Department of Justice Office of Public Affairs, 25 June 2019
Merrill Lynch Commodities Inc. (MLCI), a global commodities trading business, has agreed to pay $25 million to resolve the government’s investigation into a multi-year scheme by MLCI precious metals traders to mislead the market for precious metals futures contracts traded on the Commodity Exchange Inc. (COMEX), announced Assistant Attorney General Brian A. Benczkowski of the Justice Department’s Criminal Division and Assistant Director in Charge William F. Sweeney Jr. of the FBI’s New York Field Office.
According to MLCI’s admissions, beginning by at least 2008 and continuing through 2014, precious metals traders employed by MLCI schemed to deceive other market participants by injecting materially false and misleading information into the precious metals futures market. They did so by placing fraudulent orders for precious metals futures contracts that, at the time the traders placed the orders, they intended to cancel before execution. In doing so, the traders intended to “spoof” or manipulate the market by creating the false impression of increased supply or demand and, in turn, to fraudulently induce other market participants to buy and to sell futures contracts at quantities, prices and times that they otherwise likely would not have done so. Over the relevant period, the traders placed thousands of fraudulent orders.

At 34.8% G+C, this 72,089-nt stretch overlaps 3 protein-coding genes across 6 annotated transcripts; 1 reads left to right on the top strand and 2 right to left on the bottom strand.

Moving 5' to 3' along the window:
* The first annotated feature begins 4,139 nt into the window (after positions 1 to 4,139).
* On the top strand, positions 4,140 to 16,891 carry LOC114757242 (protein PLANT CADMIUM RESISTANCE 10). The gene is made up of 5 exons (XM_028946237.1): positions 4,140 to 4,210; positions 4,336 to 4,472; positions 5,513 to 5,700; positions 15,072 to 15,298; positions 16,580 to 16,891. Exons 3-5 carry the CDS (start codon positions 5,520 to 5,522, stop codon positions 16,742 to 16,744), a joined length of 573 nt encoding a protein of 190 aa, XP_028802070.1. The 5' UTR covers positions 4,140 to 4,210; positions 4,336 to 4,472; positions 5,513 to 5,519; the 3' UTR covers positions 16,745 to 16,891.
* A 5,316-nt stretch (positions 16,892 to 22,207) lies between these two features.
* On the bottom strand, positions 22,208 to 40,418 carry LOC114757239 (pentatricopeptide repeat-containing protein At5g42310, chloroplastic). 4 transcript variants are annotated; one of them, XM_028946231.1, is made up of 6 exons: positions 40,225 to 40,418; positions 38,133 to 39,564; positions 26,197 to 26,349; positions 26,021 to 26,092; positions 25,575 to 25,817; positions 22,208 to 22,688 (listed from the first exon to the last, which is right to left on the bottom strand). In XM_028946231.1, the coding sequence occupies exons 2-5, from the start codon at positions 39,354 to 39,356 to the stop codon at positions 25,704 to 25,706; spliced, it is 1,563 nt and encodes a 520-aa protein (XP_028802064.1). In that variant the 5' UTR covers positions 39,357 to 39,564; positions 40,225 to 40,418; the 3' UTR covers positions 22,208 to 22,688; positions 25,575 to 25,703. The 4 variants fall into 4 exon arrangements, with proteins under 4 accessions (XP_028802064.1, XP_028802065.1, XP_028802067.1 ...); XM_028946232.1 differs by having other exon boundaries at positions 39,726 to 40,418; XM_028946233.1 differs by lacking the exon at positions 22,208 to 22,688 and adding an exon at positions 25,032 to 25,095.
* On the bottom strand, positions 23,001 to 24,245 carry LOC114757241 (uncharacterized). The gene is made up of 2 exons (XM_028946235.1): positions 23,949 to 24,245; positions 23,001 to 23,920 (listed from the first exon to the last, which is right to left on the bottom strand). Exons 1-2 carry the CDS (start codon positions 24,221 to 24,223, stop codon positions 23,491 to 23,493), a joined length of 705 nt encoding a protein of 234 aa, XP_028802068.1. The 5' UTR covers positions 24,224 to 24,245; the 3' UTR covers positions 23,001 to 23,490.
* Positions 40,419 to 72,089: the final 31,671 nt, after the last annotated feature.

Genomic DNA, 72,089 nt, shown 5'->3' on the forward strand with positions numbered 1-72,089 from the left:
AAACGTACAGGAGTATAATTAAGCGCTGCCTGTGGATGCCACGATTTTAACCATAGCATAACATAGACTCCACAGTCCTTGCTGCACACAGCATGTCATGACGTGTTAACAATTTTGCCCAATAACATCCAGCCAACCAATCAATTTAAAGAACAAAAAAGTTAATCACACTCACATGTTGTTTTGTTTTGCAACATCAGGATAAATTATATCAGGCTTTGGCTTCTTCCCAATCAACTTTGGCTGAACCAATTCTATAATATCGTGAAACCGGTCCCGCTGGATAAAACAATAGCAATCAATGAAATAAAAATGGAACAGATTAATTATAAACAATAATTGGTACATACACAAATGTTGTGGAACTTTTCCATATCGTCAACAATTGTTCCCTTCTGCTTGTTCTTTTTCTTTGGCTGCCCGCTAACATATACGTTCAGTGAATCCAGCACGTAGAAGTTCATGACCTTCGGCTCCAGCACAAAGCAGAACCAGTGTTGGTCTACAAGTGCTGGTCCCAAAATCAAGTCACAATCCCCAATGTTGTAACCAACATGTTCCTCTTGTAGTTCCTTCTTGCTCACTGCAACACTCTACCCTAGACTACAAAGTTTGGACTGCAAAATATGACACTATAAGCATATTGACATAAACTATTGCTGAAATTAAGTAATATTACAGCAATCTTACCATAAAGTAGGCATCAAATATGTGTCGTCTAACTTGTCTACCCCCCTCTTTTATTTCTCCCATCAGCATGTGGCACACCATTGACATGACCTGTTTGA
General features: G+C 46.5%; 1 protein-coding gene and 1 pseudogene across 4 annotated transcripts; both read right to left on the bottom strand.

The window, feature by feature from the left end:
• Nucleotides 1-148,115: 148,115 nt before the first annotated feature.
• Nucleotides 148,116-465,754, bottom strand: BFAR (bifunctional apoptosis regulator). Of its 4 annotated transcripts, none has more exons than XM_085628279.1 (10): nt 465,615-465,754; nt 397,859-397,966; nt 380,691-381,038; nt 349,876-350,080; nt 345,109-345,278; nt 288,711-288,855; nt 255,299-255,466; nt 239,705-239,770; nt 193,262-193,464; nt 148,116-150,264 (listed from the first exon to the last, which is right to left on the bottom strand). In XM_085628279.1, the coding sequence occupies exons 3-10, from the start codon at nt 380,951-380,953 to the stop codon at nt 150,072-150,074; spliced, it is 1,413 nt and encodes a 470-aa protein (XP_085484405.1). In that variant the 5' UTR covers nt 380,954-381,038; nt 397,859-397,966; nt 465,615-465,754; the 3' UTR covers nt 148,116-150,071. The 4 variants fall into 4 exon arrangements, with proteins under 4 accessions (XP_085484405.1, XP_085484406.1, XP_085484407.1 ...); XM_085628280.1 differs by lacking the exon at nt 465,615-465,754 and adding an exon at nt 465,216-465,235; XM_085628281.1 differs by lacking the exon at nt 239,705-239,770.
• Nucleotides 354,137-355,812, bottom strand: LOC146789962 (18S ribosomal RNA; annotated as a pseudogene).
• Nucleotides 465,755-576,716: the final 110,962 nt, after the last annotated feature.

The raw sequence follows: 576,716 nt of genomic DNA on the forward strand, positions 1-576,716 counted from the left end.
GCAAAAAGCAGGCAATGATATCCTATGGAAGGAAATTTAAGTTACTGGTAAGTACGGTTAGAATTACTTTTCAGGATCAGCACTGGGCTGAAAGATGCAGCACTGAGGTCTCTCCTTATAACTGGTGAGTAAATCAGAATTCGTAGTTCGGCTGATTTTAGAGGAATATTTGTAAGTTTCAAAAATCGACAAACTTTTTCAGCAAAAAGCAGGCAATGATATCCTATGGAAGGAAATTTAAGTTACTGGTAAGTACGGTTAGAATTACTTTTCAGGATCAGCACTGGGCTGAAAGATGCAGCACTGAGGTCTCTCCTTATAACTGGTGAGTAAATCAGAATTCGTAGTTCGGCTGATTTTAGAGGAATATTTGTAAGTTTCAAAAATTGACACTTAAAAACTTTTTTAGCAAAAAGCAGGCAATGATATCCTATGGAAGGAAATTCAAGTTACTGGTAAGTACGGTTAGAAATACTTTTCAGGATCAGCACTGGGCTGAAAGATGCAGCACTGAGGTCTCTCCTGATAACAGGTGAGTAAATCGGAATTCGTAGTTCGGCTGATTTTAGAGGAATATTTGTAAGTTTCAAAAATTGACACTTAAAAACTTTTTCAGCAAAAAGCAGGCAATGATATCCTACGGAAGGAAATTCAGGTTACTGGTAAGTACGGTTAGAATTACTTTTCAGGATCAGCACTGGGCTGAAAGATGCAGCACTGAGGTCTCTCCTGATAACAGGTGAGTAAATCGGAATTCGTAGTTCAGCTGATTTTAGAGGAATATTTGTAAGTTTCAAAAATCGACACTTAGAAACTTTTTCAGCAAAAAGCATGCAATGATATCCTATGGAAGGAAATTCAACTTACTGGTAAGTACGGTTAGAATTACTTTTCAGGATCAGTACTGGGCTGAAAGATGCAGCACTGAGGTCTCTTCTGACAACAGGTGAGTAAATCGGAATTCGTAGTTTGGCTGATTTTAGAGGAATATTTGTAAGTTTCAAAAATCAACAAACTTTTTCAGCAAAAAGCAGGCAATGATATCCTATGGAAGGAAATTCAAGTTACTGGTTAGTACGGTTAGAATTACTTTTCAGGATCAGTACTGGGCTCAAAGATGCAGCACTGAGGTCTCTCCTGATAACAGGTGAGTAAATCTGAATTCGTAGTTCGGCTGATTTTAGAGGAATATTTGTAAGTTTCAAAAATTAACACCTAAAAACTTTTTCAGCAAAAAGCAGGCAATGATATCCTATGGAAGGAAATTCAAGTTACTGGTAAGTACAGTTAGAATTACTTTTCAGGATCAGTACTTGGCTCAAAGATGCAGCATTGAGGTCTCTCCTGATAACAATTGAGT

MLCI entered into a non-prosecution agreement (NPA) and agreed to pay a combined $25 million in criminal fines, restitution and forfeiture of trading profits. Under the terms of the NPA, MLCI and its parent company, Bank of America Corporation (BAC), have agreed to cooperate with the government’s ongoing investigation of individuals and to report to the Department evidence or allegations of violations of the wire fraud statute, securities and commodities fraud statute, and anti-spoofing provision of the Commodity Exchange Act in BAC’s Global Markets’ Commodities Business, whose function is to conduct wholesale, principal trading and sales of commodities. MLCI and BAC also agreed to enhance their existing compliance program and internal controls, where necessary and appropriate, to ensure they are designed to detect and deter, among other things, manipulative conduct in BAC’s Global Markets Commodities Business.